A vactrain is a proposed, as-yet-unbuilt design for future high-speed railroad transportation. This would entail building maglev lines through evacuated (air-less) or partly evacuated tubes or tunnels. Though the technology is currently being investigated for development of regional networks, advocates have suggested establishing vactrains for transcontinental routes to form a global network. The lack of air resistance could permit vactrains to use little power and to move at extremely high speeds, up to (4000-5000 mph (6400–8000 km/h) or 5-6 times the speed of sound at sea level and standard conditions), according to the Discovery Channel's Extreme Engineering's program "Transatlantic Tunnel".
Theoretically, vactrain tunnels could be built deep enough to pass under oceans, thus permitting very rapid intercontinental travel. Vactrains could also use gravity to assist their acceleration. If such trains went as fast as predicted, the trip between London and New York would take less than an hour, effectively supplanting aircraft as the world's fastest mode of public transportation.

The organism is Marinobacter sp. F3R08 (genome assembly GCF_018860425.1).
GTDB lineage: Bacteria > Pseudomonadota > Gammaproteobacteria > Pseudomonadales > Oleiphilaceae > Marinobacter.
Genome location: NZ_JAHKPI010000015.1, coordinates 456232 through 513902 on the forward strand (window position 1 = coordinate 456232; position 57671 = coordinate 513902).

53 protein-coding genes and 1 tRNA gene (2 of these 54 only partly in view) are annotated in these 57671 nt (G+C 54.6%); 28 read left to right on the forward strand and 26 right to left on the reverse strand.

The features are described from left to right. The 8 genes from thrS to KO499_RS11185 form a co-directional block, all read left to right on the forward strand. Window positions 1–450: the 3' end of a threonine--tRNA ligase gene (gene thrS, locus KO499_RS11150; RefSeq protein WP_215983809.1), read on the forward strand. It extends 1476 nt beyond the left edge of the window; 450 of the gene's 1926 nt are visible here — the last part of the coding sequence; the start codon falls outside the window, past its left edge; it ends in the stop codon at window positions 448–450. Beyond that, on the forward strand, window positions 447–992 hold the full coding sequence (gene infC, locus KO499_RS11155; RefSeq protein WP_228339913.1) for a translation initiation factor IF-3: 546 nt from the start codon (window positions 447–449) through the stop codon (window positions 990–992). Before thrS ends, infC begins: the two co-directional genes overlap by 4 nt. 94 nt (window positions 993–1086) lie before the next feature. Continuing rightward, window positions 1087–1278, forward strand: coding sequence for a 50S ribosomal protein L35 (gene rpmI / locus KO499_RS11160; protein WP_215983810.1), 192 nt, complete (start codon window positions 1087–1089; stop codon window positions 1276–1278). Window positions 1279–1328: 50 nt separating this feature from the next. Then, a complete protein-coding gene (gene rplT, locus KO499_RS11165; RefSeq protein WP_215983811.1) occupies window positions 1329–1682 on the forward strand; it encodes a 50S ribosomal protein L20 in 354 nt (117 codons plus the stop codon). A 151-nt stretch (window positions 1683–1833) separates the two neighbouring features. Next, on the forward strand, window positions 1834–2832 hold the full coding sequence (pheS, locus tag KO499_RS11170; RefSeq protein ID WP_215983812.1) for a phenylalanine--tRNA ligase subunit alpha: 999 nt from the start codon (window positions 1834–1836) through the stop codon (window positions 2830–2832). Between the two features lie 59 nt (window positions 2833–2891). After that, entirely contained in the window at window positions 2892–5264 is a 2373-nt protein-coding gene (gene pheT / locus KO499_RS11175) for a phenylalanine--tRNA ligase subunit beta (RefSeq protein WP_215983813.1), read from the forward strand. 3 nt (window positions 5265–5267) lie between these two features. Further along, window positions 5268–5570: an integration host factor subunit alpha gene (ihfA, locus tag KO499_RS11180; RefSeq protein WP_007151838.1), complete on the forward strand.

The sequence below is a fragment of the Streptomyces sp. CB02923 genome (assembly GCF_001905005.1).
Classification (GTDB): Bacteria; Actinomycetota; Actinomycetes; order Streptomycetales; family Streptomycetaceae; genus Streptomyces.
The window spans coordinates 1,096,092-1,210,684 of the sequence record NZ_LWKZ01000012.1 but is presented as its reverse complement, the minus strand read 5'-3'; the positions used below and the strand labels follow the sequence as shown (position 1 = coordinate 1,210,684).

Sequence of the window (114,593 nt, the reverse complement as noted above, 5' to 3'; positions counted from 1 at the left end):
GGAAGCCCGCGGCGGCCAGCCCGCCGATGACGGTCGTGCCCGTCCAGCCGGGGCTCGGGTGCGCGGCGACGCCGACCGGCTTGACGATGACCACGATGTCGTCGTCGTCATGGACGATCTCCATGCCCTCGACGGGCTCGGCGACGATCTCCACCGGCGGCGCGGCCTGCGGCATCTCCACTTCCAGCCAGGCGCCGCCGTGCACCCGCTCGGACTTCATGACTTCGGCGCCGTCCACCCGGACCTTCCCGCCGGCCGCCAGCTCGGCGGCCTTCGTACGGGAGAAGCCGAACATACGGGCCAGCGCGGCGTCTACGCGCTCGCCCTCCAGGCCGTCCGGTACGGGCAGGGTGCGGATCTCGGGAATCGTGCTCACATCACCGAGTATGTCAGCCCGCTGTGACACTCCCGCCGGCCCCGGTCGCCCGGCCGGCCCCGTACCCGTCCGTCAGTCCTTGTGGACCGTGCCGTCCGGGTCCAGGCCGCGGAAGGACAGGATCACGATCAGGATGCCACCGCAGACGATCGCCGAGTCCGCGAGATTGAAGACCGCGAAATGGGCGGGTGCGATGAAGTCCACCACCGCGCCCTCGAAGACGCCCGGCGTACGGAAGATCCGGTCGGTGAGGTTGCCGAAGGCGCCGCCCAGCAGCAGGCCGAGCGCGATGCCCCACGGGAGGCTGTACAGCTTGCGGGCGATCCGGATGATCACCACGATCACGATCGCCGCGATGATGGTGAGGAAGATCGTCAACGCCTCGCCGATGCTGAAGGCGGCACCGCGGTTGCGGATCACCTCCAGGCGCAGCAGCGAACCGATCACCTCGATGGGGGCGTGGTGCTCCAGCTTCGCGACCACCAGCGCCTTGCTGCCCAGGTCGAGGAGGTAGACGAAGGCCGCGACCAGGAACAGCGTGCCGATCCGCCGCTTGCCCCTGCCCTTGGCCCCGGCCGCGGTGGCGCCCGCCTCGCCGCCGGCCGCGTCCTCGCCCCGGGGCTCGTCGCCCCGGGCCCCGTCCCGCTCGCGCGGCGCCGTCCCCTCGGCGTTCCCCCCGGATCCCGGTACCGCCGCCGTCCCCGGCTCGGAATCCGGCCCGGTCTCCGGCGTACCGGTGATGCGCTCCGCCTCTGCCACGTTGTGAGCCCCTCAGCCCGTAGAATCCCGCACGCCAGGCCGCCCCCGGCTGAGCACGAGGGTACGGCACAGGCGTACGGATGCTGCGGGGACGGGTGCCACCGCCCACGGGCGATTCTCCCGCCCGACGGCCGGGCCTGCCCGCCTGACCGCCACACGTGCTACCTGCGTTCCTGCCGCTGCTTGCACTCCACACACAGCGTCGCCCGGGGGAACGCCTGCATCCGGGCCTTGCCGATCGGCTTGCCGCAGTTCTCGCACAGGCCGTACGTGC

However, without major advances in tunnelling and other technology, vactrains would be prohibitively expensive. Alternatives such as elevated concrete tubes with partial vacuums have been proposed to reduce costs.
The modern concept of a vactrain, with evacuated tubes and maglev technology, was explored in the 1910s by American engineer Robert Goddard who designed detailed prototypes while a university student. His train would have traveled from Boston to New York in 12 minutes, averaging 1,000 mph (1,600 km/h). The train designs were found only after Goddard's death in 1945.
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